Monday, January 31, 2011

WGS 310 - Week 3

Wow!  This week last week I have been asked to compare and contrast the work of two ancient female rhetoric's.  I have pondered this question with much trepidation just because I feel like I don’t have enough information in regards to the life of Sappho – as much as we would like to understand what she was writing about and what type of women she was – I think the information we have is just so limited.  I believe Sappho had unfortunately been an almost forgotten writer because of the unnecessary prejudices of being a female writer and because the subject matter of her poetry which often dealt with issues of love and possible female love subjects.  The limited amount of Sappho’s work we actually do have to work with has struggled to not be completely destroyed over time.    It is truly sad and disappointing to learn that only portions of her poems are available and much of her work  is “restructured” – which involves the piecing together of her work through the interpretation and educated guesses of (mostly male) scholars.  This is by no means a true representation of what could have been in Sappho’s heart as she was writing about love, life and longing for lost loves.   

Even though I am sad with the limited availability of her work - I am thankful that we can look at and ponder the little information we have regarding her life and I find it inspiring that at least a women living under the right circumstances (wealth) would have had this opportunity that so many other women did not have.  Imagine how wonderful it would be to have the opportunity to read what a woman in ancient times – someone without wealth or social status (a average women like me) would have had to say.  I believe the connections felt through the writings from over time would have been amazing!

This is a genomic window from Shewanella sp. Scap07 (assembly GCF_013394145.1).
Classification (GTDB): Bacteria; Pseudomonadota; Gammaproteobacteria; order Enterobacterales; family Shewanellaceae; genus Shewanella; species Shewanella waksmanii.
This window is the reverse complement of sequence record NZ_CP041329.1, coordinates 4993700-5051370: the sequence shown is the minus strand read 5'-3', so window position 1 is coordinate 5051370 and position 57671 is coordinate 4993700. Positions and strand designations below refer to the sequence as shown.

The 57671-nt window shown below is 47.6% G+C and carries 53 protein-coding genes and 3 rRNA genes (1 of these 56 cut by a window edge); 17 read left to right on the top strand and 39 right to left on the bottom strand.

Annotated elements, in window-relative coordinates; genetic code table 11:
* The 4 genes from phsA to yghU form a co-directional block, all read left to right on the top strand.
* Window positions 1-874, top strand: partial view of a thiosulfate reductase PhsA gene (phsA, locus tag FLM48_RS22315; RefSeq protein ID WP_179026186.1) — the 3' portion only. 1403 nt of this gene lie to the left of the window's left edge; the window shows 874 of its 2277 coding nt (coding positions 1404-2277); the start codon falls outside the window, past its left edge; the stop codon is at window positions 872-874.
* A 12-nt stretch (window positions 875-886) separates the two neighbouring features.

In comparison, another female rhetoric we explored is Aspasia – she was a woman that just happened to be in the right place at the right time with the right (male) connections.  Because of these connections and because of her status among these male writers she was fortunate to not have her work almost completely decimated over time (opposite of what had almost happened to Sappho’s work).   I believe since Aspasia was able to connect with the likes of Plato, Cicero, and Plutarch – she had the right males in her corner to help her succeed as a female rhetorician.  

What a deep and complicated picture of these women and how their works have been saved or salvaged.  I enjoy exploring these historically significant females and realize what an impact their writing has had on our lives.

No comments:

Post a Comment